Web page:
Many formerly industrial submarkets, such as Kearney Mesa and Sorrento Valley have mostly converted to denser, more vertical commercial environments. The key exception is Otay Mesa along the Mexican border. As of Q4 2020, 5.6 million of the roughly 6 million square feet of industrial under construction is in Otay Mesa and are primarily distribution and logistics focused. Amazon will soon complete its giant (3 million square foot) distribution hub which will be the largest building ever constructed in San Diego.
The border location hugely contributed to this investment in a way that also has lately informed the development of other distribution hubs and related industrial along the border. The geographic advantage of San Diego’s adjacency to Mexico promotes “nearshoring” where distribution will grow in the post COVID-19 wake of international regulatory risk and port strikes which have massively disrupted supply chains. This growth in cross border distribution is the basis for the 5.6 million square feet of growth beyond the 17 million square foot base.
Our Forecast for 2021: the warehouse and distribution sectors will feed significant new growth in Otay Mesa and at various locations mostly in North County. Much will service the retail sector. Cold storage also represents a growth niche. Defense related manufacturing and aerospace will continue to thrive, as well.
No sector failed so starkly in 2020 as did the hotel sector, which dropped from historic high occupancy of 90% one year ago, to 50% today, while rates declined from $180 to $130 per night.
This sector, which is perennially the riskiest in the real estate food chain (a characteristic of having to re-rent the space on a nightly basis) experienced the perfect storm in 2020.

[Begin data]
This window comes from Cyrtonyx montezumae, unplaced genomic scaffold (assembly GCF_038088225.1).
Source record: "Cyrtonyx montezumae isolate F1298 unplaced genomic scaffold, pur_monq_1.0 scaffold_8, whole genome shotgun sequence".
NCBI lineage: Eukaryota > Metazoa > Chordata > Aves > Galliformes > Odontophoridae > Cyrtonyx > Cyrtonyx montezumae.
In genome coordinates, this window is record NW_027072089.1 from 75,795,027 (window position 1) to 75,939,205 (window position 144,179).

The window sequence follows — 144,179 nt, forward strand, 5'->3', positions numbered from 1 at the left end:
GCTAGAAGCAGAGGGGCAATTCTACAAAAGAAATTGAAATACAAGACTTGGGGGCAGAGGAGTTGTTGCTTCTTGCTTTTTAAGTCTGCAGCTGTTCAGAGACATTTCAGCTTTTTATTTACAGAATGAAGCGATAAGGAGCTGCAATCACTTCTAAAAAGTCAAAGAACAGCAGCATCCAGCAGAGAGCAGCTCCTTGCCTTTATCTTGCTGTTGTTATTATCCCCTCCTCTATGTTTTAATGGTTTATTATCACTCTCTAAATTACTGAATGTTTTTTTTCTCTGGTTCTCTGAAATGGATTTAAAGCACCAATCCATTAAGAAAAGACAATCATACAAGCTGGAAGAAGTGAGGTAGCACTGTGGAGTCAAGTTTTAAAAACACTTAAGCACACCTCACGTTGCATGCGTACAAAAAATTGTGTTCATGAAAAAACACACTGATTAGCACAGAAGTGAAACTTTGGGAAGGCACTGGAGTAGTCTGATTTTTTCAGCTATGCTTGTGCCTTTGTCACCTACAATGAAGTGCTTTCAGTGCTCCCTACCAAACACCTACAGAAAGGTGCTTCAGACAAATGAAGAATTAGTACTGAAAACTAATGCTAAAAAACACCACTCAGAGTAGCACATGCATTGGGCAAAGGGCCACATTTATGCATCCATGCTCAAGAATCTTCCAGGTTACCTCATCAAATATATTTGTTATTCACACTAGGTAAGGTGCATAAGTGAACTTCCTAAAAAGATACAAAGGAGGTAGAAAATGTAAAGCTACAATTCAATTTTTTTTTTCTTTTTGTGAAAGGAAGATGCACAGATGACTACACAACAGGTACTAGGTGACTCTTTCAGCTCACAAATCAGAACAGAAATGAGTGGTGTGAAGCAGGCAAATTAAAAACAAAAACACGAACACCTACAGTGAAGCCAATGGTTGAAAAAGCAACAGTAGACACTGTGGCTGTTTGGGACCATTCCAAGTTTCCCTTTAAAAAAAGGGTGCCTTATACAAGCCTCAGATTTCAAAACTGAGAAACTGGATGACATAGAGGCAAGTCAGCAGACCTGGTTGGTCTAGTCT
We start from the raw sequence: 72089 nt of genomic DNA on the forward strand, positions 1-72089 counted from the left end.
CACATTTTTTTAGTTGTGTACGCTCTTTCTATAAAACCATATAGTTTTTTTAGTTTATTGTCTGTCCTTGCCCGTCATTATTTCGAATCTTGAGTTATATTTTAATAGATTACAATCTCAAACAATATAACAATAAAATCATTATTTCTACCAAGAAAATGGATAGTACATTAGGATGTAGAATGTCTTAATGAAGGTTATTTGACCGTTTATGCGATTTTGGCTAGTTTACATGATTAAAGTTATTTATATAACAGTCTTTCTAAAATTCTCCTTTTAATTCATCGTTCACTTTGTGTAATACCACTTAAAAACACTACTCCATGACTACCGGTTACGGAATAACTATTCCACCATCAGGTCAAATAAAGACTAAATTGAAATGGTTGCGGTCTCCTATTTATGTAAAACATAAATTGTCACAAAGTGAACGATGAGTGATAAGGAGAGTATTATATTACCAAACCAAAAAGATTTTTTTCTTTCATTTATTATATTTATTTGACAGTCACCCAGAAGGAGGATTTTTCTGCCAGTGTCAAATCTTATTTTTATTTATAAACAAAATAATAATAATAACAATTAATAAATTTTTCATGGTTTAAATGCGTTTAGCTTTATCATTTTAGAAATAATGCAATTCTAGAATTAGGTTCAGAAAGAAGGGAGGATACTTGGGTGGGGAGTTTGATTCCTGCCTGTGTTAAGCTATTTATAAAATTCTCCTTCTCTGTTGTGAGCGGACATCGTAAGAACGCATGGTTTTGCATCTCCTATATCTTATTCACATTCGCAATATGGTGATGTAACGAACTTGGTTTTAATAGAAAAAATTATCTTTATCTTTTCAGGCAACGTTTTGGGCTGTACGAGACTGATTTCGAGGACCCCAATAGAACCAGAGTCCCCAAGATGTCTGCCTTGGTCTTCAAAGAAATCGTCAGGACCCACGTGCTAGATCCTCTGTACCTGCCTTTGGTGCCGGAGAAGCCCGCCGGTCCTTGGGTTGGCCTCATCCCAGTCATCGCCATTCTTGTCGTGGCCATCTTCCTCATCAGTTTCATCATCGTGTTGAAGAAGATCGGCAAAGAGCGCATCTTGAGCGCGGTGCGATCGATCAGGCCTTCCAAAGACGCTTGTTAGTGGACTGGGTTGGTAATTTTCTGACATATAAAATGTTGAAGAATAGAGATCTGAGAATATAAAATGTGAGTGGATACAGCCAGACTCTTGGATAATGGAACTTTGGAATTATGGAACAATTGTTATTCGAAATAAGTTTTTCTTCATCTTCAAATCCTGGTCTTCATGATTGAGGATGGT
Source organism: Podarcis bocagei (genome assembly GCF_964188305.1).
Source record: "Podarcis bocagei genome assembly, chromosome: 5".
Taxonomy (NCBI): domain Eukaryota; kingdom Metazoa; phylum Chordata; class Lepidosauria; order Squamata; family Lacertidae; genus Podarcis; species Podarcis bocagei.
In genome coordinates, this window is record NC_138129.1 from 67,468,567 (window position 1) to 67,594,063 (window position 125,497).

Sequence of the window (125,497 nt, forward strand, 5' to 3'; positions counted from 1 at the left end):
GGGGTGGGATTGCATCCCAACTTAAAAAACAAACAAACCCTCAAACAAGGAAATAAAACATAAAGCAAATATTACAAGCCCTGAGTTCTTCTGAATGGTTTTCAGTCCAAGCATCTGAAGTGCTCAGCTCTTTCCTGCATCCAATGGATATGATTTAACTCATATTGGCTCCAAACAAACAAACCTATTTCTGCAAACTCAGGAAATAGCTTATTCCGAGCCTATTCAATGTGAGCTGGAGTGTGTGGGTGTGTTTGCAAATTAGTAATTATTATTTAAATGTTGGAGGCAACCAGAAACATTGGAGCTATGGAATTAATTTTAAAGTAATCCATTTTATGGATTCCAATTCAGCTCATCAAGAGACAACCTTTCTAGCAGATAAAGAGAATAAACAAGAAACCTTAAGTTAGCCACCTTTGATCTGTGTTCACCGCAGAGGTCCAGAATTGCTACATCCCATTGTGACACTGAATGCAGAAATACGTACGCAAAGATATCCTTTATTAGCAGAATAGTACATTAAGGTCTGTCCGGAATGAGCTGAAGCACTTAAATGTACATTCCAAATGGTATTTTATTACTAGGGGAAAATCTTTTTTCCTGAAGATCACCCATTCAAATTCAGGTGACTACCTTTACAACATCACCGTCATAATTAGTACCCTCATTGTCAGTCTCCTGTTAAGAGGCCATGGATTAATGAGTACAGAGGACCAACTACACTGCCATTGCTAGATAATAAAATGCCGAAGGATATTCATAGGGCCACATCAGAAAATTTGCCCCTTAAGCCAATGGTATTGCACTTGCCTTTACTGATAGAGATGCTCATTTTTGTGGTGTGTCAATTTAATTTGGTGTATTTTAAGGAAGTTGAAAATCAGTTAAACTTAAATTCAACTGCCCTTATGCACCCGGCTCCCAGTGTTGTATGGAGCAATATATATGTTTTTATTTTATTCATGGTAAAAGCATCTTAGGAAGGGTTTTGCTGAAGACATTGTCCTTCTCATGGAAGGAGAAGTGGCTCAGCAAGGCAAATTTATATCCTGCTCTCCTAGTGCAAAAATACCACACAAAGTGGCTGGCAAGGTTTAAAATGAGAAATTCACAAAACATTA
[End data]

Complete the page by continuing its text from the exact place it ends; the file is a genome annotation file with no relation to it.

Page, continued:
The forecast assumes no group business at all through Q2 of 2021 since it is currently not permitted, 25% capacity constraints in Q3 and Q4 and a limited recovery of business travel through the end of the year. Leisure travel has been severely curtailed by stay-at-home orders over much of the past year. There has been competition from Short Term Rentals, which has not seen the decline levels of the much larger hotel sector, as many homes are better suited for isolation.
Our forecast for 2021: We are guardedly optimistic about the hotel sector for 2021. Once the vaccination count is way up (if not yet at herd immunity) we expect that great numbers of people will emerge out of hibernation and travel like nobody’s business. San Diego will be the obvious beneficiary of this. Consumer confidence will jump to new heights due to pent-up travel demand. 2021 will be much better as we approach summer. Even if we are wrong in our timing, recovery is inevitable when attractions fully open and meetings and conferences are allowed. It will take a few years for the hotel sector to restabilize and approach occupancy levels and room rates experienced a year ago. But there will be no new hotel rooms added to the inventory in the foreseeable future, a pause which will allow existing assets to resuscitate.
So called “bottom fishing” is a defined art in the real estate investment world, and capital will be available. However, the level of underwriting scrutiny will be high throughout the year as developers must defend new projects in the throes of a recession and unprecedented change in real estate demand along all asset classes.